Our work on bedbugs, mainly Cimex lectularius, nearly spans two decades. Inevitably, we acquired some expertise and so are happy to collaborate on applied research in this area. This work mainly applies to 1) reproduction, 2) physiology and 3) material science. Our group was also involved in the annotation of the bedbug genome and revealed cultural aspects of bedbugs.
Klaus Reinhardt 2018. Bedbug. Animal Series. Reaktion Books, London. Link
Klaus Reinhardt 2014. Literarische Wanzen. Eine Anthologie. Nebst einer kleinen Natur- und Kulturgeschichte. Neofelis Verlag, Berlin. Link
Four general papers:
Benoit JB, Adelmann ZN, Reinhardt K et al. Unique features of a global human ectoparasite identified through sequencing of the bed bug genome. Nature Communications 7: 10165. link
Reinhardt K. 2019. Bedbugs. Current Biology 29: 1118
Reinhardt K. 2018. Bettwanzen: ungesehen, unerwünscht, unbezwungen. Naturwissenschaftliche Rundschau71: 524-533. Link.
Roth S, Balvín O, Siva-Jothy MT, Di Iorio O, Benda P, Calva, O, Faundez EI, Anwarali Khan FA, McFadzen M, Lehnert MP, Naylor R, Simov N, Morrow EH, Willassen E, Reinhardt K. 2019. Bedbugs (Cimicidae) evolved before their bat hosts and did not co-speciate with ancient humans. Current Biology 29: 1847–1853. Link (behind paywall but see the nice video abstract)
THE INNER MICROBE – Balvin O, Roth S, Talbot B, Reinhardt K. 2018. Co-speciation in bedbug Wolbachia parallel the pattern in nematode hosts. Scientific Reports. Link
BLIND! – Eckel B, Guo R, Reinhardt K. 2017. More pitfalls with sperm viability staining and a viability-based stress test to characterise sperm quality. Frontiers in Ecology and Evolution. Link
LOST IN TRANSLATION? – Otti O, Deines P, Hammerschmidt K, Reinhardt K. 2017. Regular wounding in a natural system: bacteria associated with reproductive organs of bedbugs and their quorum sensing abilities. Frontiers in Immunology (Molecular Innate Immunity) 8:1855. Link
STUCK! – Reinhardt K, Voigt D, Gorb SN. 2019. Evidence for a sexually selected function of the attachment system in bedbugs Cimex lectularius (Heteroptera, Cimicidae). Journal of Experimental Biology 222: jeb206136. Link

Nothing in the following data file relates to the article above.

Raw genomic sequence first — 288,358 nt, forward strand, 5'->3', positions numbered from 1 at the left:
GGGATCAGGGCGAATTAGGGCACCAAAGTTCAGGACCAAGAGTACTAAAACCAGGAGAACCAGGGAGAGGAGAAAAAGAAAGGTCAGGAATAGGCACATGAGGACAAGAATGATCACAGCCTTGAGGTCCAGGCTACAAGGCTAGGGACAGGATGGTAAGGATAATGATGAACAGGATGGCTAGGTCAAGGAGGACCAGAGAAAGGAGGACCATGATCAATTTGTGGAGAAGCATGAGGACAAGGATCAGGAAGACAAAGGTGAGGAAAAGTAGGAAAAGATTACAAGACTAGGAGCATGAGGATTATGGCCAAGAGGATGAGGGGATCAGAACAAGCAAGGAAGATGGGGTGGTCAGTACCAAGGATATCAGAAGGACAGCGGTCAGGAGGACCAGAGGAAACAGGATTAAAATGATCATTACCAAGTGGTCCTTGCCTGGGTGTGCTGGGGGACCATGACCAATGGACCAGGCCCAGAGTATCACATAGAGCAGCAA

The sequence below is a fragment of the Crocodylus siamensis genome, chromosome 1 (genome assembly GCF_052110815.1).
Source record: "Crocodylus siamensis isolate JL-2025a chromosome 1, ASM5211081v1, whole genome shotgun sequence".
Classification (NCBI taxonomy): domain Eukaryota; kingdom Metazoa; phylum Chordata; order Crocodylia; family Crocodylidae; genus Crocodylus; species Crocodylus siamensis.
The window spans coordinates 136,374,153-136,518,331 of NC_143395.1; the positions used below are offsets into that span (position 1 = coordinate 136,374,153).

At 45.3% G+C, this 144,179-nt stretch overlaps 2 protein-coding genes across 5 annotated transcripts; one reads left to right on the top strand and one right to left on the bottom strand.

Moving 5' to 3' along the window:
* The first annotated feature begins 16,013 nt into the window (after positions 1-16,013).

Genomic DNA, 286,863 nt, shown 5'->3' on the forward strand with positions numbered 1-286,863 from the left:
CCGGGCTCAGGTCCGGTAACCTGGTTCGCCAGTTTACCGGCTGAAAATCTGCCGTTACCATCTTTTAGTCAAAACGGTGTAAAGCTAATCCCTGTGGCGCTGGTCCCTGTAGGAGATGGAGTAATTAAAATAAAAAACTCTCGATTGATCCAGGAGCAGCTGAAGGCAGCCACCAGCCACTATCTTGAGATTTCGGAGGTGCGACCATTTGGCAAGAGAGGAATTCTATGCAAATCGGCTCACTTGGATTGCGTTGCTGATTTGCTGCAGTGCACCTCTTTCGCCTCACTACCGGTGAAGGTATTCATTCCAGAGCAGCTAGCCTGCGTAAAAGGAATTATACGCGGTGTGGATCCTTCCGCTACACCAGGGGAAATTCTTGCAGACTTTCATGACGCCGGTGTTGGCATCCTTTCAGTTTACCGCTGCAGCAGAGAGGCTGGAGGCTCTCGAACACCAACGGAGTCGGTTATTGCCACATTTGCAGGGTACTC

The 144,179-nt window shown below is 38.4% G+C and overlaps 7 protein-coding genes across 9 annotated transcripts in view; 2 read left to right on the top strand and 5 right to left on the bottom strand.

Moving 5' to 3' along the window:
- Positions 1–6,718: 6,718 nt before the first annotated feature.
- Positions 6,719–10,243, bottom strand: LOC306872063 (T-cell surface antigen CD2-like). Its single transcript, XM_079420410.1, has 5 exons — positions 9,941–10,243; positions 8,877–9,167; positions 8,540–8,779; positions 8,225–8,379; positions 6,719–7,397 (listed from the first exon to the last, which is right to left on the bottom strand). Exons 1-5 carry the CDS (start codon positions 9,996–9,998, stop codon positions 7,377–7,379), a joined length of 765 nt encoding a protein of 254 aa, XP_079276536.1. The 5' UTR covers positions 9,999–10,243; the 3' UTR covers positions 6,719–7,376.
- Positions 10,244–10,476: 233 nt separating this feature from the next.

DIVERSE – The seminal fluid of bedbugs contains about 100 different proteins. Paper here. And many others substances.
In collaboration with C. Wegener (Würzburg) and R. Predel (Köln), we were involved in annotation of peptides and peptide receptors. This work is augmented by mass spectrometry approaches to quantify the composition of peptides in different parts of the brain (see left for a picture of the entire nervous system).
This work could be expanded to be combined with our preliminary work where we separated the effect of stretch receptors in the gut and the cuticle. This may be an important contribution to identify how blood-feeding insects feed (and how their bite may be prevented!).
ON YOUR NERVES? – Predel R, Neupert S, Derst C, Reinhardt K, Wegener C*. 2018. Neuropeptidomics of the bed bug Cimex lectularius. Journal of Proteome Research 17: 440-454. Link. – The neuropeptidome of the bedbug shows two out of 144 neuropeptides deviate from the ‘insect norm’ – corazonin and myosuppressin. Can they be targeted for specific control?
INFLATED – We developed a technique to inflate bedbugs with air to seperate effects of abdomen and gut distension after a blood meal.
RESISTANT – Fountain T, Ravinet Mark, Naylor R, Reinhardt K, Butlin RK. 2016. A linkage map and QTL analysis for pyrethroid resistance in the bed bug Cimex lectularius. G3-Genes Genomes Genetics 6:4059-4066. link
3) Material Science
Mainly guided by predictions of evolutionary biology, we search for interesting aspects of material science in bedbugs. For example, we used a microscopy technique based on the decay of the signal of autofluorescent molecules to characterise aspects of the cuticle of bedbugs. Basically, bedbug females have a patch of self-sealing material through which males repeatedly pierce, in order to deliver sperm. We also used this approach to characterise aspects of the metabolism of sperm cells. In collaboration with Dagmar Voigt, we characterised the structures of how bedbugs adhere to surfaces – hypothesising that these structures evolved by sexual selection (attachment to partner), not natural selection. With Dagmar, we also work on material aspects of bedbug eggs.
SOFT – Michels J, Gorb S, Reinhardt K. 2015. Reduction of female copulatory damage by resilin represents evidence for tolerance in sexual conflict. Journal of the Royal Society Interface, link
SHINY II – Reinhardt K, Breunig HG, König K. 2017. Autofluorescence lifetime variation in the cuticle of the bedbug Cimex lectularius. Arthropod Structure and Development 46: 56-62 link
SHINY I – Reinhardt K, Breunig HG, Uchugonova A, König K. 2015. Sperm metabolism is altered during storage by female insects: evidence from two-photon autofluorescence lifetime measurements in bedbugs. Journal of the Royal Society Interface. link
Reinhardt K, Voigt D, Gorb SN. 2019. Evidence for a sexually selected function of the attachment system in bedbugs Cimex lectularius (Heteroptera, Cimicidae). Journal of Experimental Biology 222: jeb206136. doi:10.1242/jeb.206136